For me, the feeling is disgust and anger. The way I look at it if I see it, I just get so mad because I think, how dare this person be able to wear that, or hold that, or put that statue in her house and not take any of the oppression for that. How dare they. That’s not fair. We have to take so much heat and repression for expressing ourselves.
I’m going to rip that thing off your head, and I’m going to scrub that mehndi off your hands, because you don’t have the right to wear it. Until the day when you walk in our shoes, and you face what we face… the pain, and the shame, and the hurt, and the fear, you don’t have the right to wear that. It is not your right, and you’re not worthy of it. I feel like it’s so superficial and it’s so disrespected. One day, wake up, be me, and then you’ll see how powerful what you’re wearing is. ”
—Raahi Reddy, Yellow Apparel: When the Coolie Becomes Cool 

sheer-powder:

We’ve been ‘cool’ for a very long time, and in that sense our culture has been taken for a very long time. How do we define when we’ve arrived? It’s not when a young, white girl in Berkley is wearing nice garlands or those nice buddhist beads, or wearing bindi. I don’t feel like my life in anyway has been improved because she has the ability to do that and thinks that’s okay. My life hasn’t improved. The life of my mother has not improved. Our voice as a community within this economic system has not improved.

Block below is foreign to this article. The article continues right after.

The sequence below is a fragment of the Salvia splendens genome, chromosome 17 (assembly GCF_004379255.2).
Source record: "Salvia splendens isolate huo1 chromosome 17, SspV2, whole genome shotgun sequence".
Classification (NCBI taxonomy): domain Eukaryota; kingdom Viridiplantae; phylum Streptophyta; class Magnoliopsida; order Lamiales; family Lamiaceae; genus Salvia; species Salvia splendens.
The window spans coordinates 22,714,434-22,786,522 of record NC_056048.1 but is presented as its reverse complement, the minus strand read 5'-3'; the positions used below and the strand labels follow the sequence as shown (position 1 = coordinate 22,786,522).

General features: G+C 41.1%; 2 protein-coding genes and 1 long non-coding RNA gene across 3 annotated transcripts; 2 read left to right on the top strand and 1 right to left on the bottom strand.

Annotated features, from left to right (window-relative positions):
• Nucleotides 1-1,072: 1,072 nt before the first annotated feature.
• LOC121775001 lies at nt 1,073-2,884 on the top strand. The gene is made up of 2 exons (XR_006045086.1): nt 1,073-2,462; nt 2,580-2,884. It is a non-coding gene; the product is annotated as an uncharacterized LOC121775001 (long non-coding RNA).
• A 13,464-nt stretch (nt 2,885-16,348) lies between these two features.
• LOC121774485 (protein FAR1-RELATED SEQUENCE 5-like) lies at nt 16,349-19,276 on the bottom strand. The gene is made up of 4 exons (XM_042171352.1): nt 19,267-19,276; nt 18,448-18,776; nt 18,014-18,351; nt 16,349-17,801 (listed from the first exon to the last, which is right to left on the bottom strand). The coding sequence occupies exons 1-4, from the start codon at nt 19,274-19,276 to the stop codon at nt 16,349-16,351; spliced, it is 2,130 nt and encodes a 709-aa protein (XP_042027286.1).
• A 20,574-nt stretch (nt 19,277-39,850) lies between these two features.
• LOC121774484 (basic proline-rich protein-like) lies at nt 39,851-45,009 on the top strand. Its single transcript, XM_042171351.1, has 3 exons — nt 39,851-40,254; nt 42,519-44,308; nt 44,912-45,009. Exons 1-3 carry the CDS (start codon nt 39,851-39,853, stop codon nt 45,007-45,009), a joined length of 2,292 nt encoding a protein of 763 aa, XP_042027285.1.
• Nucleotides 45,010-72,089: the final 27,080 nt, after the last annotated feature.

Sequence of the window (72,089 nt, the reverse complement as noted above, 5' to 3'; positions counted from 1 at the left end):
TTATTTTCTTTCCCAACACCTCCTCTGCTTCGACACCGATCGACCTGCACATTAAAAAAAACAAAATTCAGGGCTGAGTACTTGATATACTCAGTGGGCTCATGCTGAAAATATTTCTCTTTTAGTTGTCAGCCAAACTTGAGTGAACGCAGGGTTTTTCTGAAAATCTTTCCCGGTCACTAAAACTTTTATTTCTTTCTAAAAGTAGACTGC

A good friend of mine, she’s south Indian, and she grew up in Connecticut. Her mom would make her wear her bindi and go to school. She would get harassed by kids… she would be harassed so much that what she would do, is that because she was so ashamed to have that bindi on her head, she would leave her house, wipe it off… and then come home and put it back on.

To the point where a child would have to think about such a deliberate attempt to refute their own culture I think is pretty profound. If there’s a white girl wearing a bindi walking down central avenue in the heights, she’s not considered a dot head, even though she has a dot on her head.

For me, the feeling is disgust and anger. The way I look at it if I see it, I just get so mad because I think, how dare this person be able to wear that, or hold that, or put that statue in her house and not take any of the oppression for that. How dare they. That’s not fair. We have to take so much heat and repression for expressing ourselves.

I’m going to rip that thing off your head, and I’m going to scrub that mehndi off your hands, because you don’t have the right to wear it. Until the day when you walk in our shoes, and you face what we face… the pain, and the shame, and the hurt, and the fear, you don’t have the right to wear that. It is not your right, and you’re not worthy of it. I feel like it’s so superficial and it’s so disrespected. One day, wake up, be me, and then you’ll see how powerful what you’re wearing is. ”

—Raahi Reddy, Yellow Apparel: When the Coolie Becomes Cool